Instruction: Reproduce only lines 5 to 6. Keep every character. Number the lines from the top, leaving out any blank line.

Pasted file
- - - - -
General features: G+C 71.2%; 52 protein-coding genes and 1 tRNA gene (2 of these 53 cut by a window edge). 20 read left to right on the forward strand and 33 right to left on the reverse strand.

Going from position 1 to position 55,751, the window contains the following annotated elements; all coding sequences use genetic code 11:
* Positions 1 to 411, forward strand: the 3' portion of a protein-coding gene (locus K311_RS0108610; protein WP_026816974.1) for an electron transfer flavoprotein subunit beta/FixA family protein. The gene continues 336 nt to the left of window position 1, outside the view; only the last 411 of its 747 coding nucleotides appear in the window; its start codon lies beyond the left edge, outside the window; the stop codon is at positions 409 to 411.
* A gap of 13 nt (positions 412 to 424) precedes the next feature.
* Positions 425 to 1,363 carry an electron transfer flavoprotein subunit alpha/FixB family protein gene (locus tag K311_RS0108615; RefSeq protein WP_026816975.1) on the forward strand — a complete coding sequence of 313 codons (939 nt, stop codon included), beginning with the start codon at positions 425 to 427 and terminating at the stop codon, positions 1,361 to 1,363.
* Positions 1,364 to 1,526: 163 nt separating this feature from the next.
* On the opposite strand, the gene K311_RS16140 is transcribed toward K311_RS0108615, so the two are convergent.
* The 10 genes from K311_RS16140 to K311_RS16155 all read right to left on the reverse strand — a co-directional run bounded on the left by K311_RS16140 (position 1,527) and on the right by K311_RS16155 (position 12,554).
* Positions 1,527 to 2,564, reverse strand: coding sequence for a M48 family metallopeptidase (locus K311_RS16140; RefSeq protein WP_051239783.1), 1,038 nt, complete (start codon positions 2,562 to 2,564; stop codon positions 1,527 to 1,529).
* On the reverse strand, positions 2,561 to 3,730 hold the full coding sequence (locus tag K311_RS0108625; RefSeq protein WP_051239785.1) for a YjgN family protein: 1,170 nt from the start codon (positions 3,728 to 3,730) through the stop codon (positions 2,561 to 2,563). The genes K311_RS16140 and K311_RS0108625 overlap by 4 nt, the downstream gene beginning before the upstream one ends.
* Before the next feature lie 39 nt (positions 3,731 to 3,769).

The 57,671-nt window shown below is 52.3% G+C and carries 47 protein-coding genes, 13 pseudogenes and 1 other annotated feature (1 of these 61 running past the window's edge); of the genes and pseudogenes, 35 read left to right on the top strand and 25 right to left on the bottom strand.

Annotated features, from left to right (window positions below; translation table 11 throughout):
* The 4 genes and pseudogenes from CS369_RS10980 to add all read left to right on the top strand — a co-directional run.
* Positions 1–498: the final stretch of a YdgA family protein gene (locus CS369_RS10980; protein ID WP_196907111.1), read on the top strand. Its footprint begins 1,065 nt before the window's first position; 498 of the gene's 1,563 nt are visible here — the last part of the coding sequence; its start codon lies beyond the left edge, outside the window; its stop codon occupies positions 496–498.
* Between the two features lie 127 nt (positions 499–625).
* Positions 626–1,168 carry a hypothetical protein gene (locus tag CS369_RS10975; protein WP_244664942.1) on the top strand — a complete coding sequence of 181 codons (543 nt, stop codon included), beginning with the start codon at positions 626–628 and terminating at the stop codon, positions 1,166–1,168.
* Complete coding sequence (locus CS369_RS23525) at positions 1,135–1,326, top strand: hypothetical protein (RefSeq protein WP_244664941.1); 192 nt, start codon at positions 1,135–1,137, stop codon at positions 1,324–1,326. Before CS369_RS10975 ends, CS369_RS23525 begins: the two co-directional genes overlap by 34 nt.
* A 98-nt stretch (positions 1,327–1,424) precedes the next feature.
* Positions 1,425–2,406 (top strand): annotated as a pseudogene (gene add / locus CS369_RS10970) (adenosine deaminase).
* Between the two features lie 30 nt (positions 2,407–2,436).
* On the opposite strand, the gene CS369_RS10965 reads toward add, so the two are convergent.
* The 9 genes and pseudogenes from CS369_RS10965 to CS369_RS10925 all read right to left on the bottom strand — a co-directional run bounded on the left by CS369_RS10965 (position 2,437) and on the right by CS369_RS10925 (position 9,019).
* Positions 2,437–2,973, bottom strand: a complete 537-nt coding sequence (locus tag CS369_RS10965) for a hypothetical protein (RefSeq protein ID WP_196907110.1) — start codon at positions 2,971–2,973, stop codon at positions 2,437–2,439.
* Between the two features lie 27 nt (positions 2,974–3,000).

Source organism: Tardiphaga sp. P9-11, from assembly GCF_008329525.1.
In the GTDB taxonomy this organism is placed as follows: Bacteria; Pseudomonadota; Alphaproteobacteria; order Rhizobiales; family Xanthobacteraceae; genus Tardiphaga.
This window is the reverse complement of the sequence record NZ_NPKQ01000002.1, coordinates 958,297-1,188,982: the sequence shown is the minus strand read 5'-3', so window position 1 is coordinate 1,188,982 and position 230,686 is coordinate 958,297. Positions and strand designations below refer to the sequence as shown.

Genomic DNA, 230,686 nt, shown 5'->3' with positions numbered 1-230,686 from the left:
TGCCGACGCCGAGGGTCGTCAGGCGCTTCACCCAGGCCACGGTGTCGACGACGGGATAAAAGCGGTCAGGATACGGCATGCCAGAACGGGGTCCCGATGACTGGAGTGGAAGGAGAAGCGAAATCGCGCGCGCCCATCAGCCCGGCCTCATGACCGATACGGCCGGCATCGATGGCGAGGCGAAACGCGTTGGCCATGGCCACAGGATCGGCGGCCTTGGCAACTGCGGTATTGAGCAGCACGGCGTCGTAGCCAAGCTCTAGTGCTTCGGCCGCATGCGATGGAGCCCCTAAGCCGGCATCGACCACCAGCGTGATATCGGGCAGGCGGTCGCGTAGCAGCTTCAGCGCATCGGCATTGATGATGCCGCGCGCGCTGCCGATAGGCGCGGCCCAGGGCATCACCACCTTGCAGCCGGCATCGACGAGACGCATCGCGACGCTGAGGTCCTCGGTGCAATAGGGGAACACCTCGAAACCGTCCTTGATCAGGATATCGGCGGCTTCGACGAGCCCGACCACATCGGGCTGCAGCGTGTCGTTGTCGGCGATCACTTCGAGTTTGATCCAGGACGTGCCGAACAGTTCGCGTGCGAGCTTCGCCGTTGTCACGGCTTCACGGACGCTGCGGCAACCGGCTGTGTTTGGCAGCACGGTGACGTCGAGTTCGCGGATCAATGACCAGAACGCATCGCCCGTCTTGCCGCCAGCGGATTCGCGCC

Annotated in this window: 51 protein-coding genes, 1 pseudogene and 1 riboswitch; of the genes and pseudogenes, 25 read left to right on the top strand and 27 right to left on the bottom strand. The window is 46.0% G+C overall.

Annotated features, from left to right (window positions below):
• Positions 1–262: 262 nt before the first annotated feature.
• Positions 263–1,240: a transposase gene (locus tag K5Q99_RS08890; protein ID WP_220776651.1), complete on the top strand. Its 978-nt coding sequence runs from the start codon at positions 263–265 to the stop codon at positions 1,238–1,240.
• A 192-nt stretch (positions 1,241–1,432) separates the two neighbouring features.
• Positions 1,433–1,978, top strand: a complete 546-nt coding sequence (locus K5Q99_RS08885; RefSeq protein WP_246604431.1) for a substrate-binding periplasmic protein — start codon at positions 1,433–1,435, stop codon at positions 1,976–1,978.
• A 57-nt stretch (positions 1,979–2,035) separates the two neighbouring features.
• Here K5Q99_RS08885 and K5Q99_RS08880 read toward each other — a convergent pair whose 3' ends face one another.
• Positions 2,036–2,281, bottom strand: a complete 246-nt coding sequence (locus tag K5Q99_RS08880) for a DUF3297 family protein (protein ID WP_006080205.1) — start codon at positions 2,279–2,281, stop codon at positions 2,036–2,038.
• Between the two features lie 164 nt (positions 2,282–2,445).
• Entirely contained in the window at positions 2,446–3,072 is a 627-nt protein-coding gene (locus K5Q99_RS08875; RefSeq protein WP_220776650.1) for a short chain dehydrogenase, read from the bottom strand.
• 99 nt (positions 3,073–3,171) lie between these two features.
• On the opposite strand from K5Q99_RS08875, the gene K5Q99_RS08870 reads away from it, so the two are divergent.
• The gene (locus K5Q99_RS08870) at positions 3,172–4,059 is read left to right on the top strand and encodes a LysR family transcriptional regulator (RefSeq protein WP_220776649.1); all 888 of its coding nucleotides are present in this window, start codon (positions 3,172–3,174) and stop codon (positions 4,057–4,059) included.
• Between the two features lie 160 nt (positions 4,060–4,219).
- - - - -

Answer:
* Positions 425 to 1,363 carry an electron transfer flavoprotein subunit alpha/FixB family protein gene (locus tag K311_RS0108615; RefSeq protein WP_026816975.1) on the forward strand — a complete coding sequence of 313 codons (939 nt, stop codon included), beginning with the start codon at positions 425 to 427 and terminating at the stop codon, positions 1,361 to 1,363.
* Positions 1,364 to 1,526: 163 nt separating this feature from the next.